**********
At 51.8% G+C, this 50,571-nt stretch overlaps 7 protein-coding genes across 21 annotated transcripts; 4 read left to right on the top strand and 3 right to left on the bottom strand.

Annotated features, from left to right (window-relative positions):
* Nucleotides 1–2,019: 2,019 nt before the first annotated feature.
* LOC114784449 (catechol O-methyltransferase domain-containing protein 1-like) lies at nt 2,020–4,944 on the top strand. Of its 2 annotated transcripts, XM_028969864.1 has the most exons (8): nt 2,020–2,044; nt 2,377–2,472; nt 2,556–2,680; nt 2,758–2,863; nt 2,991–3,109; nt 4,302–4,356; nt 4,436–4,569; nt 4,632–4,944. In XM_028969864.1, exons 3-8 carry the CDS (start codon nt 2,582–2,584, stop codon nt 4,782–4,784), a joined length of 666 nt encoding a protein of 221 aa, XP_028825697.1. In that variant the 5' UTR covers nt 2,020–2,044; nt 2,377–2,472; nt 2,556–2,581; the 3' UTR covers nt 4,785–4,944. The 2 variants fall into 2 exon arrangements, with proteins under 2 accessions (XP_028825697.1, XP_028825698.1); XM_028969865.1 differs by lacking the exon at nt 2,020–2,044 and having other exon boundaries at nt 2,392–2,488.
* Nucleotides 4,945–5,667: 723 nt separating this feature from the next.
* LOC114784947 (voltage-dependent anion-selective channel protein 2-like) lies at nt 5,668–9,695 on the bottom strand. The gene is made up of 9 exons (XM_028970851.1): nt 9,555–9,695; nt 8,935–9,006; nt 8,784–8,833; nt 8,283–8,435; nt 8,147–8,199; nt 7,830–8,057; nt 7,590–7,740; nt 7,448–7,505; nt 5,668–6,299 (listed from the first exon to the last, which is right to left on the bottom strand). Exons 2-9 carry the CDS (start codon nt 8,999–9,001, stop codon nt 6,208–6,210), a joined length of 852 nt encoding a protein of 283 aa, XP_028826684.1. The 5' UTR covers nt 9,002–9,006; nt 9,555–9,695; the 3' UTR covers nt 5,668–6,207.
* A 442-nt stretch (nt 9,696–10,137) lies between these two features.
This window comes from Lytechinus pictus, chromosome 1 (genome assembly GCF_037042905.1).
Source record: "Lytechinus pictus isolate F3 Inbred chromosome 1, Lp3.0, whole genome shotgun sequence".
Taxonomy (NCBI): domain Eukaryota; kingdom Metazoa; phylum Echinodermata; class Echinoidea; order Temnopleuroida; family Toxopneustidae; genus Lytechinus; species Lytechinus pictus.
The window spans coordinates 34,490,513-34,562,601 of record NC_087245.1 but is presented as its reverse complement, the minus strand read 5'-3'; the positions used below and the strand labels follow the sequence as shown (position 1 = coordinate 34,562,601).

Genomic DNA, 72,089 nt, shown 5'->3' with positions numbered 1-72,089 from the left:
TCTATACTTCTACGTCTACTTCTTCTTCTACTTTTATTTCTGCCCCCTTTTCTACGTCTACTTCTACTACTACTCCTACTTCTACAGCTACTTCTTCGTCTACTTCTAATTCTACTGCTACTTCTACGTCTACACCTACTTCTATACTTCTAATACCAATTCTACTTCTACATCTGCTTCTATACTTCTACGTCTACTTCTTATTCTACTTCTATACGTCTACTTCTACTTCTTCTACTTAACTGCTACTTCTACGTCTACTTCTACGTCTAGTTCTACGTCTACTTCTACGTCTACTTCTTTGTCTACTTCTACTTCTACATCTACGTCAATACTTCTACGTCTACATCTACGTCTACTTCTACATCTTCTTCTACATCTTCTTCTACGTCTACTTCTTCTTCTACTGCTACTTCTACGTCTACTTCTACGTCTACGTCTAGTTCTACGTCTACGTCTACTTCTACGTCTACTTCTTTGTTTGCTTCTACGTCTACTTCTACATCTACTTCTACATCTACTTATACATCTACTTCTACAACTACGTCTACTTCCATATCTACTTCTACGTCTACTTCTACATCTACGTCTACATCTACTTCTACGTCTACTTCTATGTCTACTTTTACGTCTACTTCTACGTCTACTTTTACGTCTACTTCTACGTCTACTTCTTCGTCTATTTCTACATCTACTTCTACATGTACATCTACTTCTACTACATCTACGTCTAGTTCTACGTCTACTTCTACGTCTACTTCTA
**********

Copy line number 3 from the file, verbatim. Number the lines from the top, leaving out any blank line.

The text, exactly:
* Nucleotides 1–2,019: 2,019 nt before the first annotated feature.